Those of you who have stolen because no one prevented it, shame on you. Those of you who steal as a way of life, you are deeply flawed individuals and need psychological counseling. All of you should be aware that the result of significant shop lifting is almost always price increases. So, not only will WalMart make it a bit more difficult for you to rob them but they will make sure we all pay for your crimes.
Thanks for the price increases.
Thanks for the loss of a very wonderful shopping feature.
Please, in the future, shop somewhere else; I cannot afford to buy your groceries for you.
Thus far my blog posts have been limited to fairly innocuous topics. This one may stir a few people up. At least, I hope so.
This weekend I've seen several groups standing on street corners or holding "yard" sales soliciting donations for their cause. The one that finally got my bucks was a "feed the children" food drive outside a supermarket in Weatherford, TX. As I walked toward the entrance, a young girl, obviously uncomfortable with the situation, accosted me, explained what they were trying to do, and handed me a short shopping list of preferred food donations. I thanked her and went on into the store.
I did my shopping, and decided to purchase a couple of items for the food drive -- mac & cheese in a box and canned chicken. Then I went over to the bakery and bought a box of lemon cookies for the volunteers.
Today was a chilly and blustery day in this part of Texas. This kind of fund raising is always difficult as so many people are not open to your message. Many people are just plain rude about it. But in poor weather, it's also physically uncomfortable and these volunteers, who could be doing something else with their Saturday, deserve some reward for their efforts.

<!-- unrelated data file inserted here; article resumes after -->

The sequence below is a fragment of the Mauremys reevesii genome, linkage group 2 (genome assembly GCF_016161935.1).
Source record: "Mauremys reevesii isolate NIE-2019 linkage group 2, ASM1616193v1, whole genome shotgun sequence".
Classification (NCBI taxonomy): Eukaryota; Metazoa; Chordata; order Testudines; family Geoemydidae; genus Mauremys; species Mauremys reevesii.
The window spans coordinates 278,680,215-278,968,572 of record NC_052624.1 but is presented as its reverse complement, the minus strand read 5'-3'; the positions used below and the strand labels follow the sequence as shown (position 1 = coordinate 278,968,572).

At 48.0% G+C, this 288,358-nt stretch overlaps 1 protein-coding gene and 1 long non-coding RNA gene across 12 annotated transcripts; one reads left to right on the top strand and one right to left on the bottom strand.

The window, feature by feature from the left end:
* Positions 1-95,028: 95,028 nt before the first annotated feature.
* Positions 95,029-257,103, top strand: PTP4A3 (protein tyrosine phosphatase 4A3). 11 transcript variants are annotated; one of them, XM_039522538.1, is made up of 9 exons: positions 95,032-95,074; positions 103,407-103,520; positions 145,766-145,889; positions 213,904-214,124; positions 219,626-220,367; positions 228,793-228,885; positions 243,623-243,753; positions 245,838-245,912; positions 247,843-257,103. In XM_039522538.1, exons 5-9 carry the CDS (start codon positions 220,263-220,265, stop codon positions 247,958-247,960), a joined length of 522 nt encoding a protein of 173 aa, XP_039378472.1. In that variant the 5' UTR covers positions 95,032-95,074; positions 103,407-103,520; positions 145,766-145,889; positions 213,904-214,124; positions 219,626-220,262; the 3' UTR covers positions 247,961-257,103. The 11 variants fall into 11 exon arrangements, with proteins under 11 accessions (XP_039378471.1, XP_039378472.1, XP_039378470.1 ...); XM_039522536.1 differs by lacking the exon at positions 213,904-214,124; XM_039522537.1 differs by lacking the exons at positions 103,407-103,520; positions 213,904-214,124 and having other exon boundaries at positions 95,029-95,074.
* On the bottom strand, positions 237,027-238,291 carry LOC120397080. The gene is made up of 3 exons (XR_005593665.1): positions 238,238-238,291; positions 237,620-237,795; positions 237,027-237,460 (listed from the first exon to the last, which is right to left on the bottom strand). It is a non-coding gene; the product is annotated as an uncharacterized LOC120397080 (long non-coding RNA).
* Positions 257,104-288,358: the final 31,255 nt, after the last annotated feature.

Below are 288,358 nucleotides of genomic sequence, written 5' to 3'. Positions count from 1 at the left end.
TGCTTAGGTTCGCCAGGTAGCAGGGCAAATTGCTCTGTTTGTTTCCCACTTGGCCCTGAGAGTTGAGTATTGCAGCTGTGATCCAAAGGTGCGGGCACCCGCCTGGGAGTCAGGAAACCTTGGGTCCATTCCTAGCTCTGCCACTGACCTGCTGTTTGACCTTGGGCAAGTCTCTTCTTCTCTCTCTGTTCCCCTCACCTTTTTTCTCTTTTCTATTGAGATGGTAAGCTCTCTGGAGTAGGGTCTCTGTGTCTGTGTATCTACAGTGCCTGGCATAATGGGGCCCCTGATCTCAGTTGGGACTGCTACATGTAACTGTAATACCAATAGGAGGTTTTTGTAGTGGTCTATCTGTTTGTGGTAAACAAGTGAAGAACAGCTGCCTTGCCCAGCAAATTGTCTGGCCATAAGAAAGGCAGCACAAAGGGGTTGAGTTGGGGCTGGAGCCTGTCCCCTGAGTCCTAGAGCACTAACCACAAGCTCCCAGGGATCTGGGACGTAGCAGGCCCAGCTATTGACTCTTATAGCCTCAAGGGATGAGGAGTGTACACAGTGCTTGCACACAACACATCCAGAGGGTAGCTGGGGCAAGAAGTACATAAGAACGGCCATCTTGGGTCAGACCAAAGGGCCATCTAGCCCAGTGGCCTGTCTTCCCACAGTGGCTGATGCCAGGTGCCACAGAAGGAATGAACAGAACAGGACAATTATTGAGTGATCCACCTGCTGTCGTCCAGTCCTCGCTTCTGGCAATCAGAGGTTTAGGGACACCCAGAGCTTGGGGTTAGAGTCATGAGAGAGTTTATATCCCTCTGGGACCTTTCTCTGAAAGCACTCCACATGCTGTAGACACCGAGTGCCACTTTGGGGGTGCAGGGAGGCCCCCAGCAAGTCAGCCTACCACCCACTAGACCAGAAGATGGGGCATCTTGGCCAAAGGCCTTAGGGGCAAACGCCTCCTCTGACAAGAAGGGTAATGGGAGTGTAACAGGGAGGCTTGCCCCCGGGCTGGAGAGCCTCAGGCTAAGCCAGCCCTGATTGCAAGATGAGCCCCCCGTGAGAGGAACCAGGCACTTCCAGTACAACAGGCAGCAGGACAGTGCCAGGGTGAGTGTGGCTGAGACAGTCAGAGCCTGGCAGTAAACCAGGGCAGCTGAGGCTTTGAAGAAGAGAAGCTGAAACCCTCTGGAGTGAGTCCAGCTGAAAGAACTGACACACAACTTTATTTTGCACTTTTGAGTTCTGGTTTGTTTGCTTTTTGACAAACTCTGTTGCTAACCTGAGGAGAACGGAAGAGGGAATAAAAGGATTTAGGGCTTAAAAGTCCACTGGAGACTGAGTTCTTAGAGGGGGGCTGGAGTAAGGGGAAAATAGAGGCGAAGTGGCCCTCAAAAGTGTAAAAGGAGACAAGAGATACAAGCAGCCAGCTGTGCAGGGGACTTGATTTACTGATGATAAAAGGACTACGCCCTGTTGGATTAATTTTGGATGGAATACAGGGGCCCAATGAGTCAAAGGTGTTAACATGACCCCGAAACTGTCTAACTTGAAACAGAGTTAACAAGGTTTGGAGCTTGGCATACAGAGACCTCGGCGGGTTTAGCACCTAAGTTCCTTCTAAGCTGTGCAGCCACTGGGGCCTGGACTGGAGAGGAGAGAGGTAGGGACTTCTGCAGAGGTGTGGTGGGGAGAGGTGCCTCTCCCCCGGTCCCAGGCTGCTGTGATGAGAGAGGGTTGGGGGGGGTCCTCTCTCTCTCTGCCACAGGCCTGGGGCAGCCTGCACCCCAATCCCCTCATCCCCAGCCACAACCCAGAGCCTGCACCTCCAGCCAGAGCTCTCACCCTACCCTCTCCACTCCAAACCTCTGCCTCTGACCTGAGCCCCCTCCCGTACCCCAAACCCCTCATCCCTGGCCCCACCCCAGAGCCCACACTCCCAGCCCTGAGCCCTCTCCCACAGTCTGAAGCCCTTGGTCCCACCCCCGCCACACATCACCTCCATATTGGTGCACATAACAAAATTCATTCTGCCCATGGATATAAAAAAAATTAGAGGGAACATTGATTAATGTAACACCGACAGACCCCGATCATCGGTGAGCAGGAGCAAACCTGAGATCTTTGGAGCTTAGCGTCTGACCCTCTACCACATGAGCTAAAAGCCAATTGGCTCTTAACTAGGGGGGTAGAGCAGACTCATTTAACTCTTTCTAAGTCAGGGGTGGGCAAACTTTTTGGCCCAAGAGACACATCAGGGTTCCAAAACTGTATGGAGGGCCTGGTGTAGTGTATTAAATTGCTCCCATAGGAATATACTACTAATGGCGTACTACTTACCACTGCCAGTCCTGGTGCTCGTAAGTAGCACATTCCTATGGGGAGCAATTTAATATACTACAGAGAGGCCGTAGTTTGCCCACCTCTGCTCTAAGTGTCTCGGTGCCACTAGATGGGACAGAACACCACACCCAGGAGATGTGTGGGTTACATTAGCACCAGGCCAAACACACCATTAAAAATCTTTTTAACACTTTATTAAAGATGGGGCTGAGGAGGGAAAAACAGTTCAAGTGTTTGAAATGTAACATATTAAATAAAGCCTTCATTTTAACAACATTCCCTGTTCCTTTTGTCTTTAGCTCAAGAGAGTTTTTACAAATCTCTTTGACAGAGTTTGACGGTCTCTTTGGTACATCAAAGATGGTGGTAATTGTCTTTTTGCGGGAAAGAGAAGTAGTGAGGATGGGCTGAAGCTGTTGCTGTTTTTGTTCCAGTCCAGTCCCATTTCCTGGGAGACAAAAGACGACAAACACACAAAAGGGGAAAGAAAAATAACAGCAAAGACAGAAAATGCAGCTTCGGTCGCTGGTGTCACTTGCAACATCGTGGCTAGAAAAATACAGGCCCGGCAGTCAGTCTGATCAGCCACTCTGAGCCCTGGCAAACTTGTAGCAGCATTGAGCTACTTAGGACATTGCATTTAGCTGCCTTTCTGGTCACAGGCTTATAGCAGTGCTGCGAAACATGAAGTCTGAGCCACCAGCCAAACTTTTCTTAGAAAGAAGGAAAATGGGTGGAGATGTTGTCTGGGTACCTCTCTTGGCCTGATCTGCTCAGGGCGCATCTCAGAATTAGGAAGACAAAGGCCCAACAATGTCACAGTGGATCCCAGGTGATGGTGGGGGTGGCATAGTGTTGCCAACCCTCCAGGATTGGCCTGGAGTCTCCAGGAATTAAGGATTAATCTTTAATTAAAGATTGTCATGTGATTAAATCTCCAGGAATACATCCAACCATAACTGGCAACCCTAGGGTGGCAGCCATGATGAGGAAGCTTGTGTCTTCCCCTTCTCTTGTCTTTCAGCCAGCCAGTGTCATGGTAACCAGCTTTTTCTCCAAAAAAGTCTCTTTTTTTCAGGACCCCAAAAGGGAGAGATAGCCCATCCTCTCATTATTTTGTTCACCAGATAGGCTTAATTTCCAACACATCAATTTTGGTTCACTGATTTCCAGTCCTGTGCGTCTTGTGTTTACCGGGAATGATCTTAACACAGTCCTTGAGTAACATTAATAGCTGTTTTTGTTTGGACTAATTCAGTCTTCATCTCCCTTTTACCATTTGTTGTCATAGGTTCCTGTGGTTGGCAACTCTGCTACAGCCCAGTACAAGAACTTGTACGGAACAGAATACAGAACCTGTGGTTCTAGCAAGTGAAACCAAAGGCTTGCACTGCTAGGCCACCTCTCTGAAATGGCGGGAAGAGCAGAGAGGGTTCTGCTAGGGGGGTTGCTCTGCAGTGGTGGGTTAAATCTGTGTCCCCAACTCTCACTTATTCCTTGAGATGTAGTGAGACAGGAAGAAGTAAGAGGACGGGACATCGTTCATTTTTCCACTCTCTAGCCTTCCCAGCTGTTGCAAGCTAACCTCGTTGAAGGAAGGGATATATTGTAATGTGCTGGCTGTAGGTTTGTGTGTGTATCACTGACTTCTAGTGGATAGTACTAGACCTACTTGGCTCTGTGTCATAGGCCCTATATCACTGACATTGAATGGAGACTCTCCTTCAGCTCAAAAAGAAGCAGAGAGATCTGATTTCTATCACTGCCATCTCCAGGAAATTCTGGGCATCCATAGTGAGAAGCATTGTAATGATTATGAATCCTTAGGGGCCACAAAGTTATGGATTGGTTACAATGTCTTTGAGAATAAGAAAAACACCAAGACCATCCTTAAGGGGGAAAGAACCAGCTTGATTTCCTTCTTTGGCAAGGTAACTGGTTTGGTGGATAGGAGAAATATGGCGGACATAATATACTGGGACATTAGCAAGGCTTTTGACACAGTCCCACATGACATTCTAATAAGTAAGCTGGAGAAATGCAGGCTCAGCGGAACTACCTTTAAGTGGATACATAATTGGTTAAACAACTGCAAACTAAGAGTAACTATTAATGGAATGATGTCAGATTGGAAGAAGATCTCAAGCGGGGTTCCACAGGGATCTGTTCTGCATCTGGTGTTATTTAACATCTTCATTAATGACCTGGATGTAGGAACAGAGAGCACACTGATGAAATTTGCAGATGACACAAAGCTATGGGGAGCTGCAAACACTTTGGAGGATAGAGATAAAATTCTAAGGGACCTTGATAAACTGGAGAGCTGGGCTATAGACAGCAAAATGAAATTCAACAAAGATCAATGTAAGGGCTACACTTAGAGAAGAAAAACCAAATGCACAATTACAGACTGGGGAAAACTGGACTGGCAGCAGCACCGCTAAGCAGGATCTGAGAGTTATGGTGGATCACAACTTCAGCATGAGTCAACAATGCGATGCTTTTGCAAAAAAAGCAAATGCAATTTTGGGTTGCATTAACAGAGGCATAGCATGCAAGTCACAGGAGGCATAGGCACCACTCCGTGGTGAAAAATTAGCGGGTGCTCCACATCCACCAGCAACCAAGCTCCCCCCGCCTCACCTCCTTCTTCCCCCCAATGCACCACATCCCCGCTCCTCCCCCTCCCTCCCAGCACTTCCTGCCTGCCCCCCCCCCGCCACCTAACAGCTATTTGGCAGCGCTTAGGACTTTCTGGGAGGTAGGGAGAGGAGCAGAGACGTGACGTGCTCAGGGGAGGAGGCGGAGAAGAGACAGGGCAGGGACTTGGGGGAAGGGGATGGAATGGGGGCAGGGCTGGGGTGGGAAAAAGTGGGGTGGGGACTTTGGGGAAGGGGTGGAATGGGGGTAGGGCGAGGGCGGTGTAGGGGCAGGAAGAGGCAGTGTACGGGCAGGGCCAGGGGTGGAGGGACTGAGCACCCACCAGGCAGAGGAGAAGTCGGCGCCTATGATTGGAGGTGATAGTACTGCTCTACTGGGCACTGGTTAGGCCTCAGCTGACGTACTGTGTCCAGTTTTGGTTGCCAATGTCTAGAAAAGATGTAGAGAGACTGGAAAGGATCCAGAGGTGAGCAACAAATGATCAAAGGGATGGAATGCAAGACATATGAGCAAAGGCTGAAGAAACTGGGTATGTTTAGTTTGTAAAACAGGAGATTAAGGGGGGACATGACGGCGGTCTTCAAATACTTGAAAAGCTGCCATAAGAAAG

As I exited, I handed the donations to the adult at the table and then presented her with the cookies for the volunteers. She was genuinely surprised and, I hope, pleased.
I've heard many people complain about fund raisers:
"Well, if I gave to everyone who wants me to contribute, I'd be bankrupt."
No one is asking you to contribute to every charitable organization or every fund raising event. Just find one or maybe two that you can get behind and believe in and support them in any way you can. In my case, my total out of pocket today was $15 because I bought the multi-packs of mac & cheese and canned chicken as well as some nice bakery fresh cookies. I could have purchased less. I might have purchased more. But today, that was what I was comfortable with given my financial situation.
My point is, give. We all need help sometimes. And we are all in a position to help, sometimes. Do what you can, when you can, and don't forget to thank the volunteers who give their time to make the fund raising happen.
This series is fun and informative. Even though I lived through much of the events discussed, I don't have much memory of what was going on in the toy world. I suppose, those of us not in the industry probably don't know all that much about the design and marketing of popular toys. This series provides some insight.
Watch. Learn. Enjoy. And look around you at the toys in your house.
Of course, all Jackie Chan movies have a happy ending and this is no exception. You just have to watch and see how everything comes together in the end.
Definitely on the re-watch list.
French Onion Soup
Finally At Last
Happily Never After
Thru Kitchen Window
Skeleton in Closet
410 Pounds of QuikRete
Desire and Love
Bird Feeder of Dreams
Tribal Bugs n Leaves
Curly & TheGreenPoodle
My Funny Life
The Ranch (NetFlix)
TV ... Upcycling
Lost In Space
The Toys that Made Us
The Spy Next Door
A Wrinkle in Time